THE LAWS HAVE ENDED, BUT THEIR LEGACY LINGERS ON
The Physicians' Crusade Against Abortion

November 2006By Frederick N. Dyer

Frederick N. Dyer retired in 1993 after a career that included teaching psychology at the University of Alberta at Edmonton and Auburn University, and research and training as a civilian research psychologist for the U.S. Army and the U.S. Navy (the views he expresses herein are not necessarily those of the U.S. Army or the U.S. Navy). He is the author of a biography of Horatio Robinson Storer, Champion of Women and the Unborn (1999); elements of this article can be found in his 2005 book, The Physicians' Crusade Against Abortion (Science History Publications/USA; www.shpusa.com).

What is the legacy of the laws overturned by Roe v. Wade? You probably can see some of it when you look in a mirror. If through late immigration, early Catholic ancestry, or sheer coincidence you do not owe your own existence to these laws, you can still be sure that most people you know or know of in the U.S. would not be alive today had it not been for these laws. The laws were passed from 1860 to 1880 to counter an epidemic of induced abortions among married Protestant women. Physicians were largely responsible for their passage. However, abortion legislation was only one goal of the "physicians' crusade against abortion," as it was termed by historian James C. Mohr. The other was to convince women to continue unwanted pregnancies. The physicians were highly successful in enacting stringent anti-abortion laws. They were not as successful in preventing abortions, but most Americans can be immensely thankful for their successes.

Almost everyone agrees that abortions increased in the U.S. after Roe v. Wade overturned the state laws against abortion. The best evidence for this is the sharp rise in legal abortions during the initial years following that decision. According to the Guttmacher Institute, abortions gradually rose from 898,600 in 1974, the full year following legalization, to 1,497,700 in 1979. After 1979, the number stabilized for several years at around 1,570,000. The gradual increase from 1974 through 1979 suggests that the overturned laws continued to have an effect for six years after their nullification. This could have occurred because women still felt that abortions were illegal or because physicians continued their prior habit of persuading women to continue unwanted pregnancies. As will be shown, it was largely such physician persuasion that reduced the rate of abortion from 1860 when the first of the stringent anti-abortion laws was passed until (at least) 1973 when all of the state laws were overturned.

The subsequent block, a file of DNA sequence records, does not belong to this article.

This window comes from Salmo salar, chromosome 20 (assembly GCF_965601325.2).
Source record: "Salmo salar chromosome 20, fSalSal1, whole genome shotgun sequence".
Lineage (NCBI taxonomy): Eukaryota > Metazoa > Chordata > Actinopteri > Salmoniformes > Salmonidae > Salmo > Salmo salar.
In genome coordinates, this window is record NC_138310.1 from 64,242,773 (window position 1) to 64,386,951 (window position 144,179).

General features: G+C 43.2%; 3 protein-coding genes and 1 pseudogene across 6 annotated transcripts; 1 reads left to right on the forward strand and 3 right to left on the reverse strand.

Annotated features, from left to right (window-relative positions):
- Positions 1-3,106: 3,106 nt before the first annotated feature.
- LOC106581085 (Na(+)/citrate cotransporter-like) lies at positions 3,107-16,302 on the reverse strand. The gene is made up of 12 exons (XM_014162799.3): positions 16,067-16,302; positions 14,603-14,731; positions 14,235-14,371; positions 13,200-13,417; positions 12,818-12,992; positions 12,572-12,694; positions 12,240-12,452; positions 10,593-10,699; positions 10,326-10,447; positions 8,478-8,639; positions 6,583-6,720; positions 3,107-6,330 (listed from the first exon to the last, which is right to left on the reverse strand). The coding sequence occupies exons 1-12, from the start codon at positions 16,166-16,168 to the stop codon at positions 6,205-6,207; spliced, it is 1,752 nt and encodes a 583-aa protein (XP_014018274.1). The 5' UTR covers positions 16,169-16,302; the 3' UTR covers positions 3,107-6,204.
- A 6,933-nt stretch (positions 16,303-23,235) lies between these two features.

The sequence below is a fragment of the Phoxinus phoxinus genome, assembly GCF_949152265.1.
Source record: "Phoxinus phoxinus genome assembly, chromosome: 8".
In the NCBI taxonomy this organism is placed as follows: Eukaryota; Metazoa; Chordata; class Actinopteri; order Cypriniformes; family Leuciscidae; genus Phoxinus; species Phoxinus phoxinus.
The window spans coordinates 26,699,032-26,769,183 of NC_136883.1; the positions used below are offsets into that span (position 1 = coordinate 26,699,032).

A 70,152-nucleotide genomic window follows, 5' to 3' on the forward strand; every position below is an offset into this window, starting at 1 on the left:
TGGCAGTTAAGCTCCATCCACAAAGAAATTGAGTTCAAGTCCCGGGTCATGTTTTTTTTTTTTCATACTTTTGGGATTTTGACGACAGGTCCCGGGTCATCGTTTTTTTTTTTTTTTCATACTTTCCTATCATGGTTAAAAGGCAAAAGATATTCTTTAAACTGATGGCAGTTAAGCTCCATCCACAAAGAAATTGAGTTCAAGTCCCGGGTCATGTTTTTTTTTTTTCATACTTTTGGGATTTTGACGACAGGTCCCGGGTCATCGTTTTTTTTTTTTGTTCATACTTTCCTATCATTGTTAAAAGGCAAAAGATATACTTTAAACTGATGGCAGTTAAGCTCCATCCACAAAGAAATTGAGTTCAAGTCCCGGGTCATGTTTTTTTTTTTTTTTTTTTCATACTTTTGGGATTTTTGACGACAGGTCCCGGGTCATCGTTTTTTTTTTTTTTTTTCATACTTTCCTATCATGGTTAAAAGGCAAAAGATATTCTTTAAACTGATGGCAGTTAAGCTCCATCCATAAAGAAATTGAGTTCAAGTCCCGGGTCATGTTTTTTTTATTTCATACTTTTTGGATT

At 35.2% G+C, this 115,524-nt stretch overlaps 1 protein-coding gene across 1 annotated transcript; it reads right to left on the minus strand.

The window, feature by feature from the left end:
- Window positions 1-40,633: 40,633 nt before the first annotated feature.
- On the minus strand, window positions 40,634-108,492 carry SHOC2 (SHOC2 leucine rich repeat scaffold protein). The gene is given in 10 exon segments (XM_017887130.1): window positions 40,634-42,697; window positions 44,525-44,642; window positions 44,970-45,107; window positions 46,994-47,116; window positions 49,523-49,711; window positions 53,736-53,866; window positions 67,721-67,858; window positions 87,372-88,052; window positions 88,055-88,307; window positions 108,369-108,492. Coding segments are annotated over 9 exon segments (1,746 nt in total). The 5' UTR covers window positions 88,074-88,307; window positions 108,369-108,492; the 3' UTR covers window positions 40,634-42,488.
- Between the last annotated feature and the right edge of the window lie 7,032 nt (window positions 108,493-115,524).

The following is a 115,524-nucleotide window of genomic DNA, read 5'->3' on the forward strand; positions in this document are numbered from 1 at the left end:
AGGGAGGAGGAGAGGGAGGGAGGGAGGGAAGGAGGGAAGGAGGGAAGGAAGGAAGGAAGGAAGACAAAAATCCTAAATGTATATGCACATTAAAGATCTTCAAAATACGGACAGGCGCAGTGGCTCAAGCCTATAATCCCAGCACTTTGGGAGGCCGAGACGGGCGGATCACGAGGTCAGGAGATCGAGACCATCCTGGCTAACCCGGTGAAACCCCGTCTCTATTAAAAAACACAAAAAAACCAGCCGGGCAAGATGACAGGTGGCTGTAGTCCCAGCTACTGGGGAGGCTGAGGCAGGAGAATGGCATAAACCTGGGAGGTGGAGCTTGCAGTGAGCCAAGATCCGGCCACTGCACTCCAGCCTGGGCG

It was primarily married Protestant women who sought abortions, who obtained abortions, and who were talked out of having abortions in the 19th century. Catholic married women did not seek abortions in any numbers until a decade or two into the 20th. Horatio Robinson Storer, the acknowledged leader of the physicians' crusade against abortion, explained Catholics' early abstinence from abortion in the third of a series of nine articles on abortion published in 1859 in the North-American Medico-Chirurgical Review. He wrote: "There can be no doubt that the Romish ordinance, flanked on the one hand by the confessional, and by denouncement and excommunication on the other, has saved to the world thousands of infant lives." As will be seen, other physicians would note the success of the Catholic confessional in keeping women from abortion and also the similarities between that confessional and the physician's private office.


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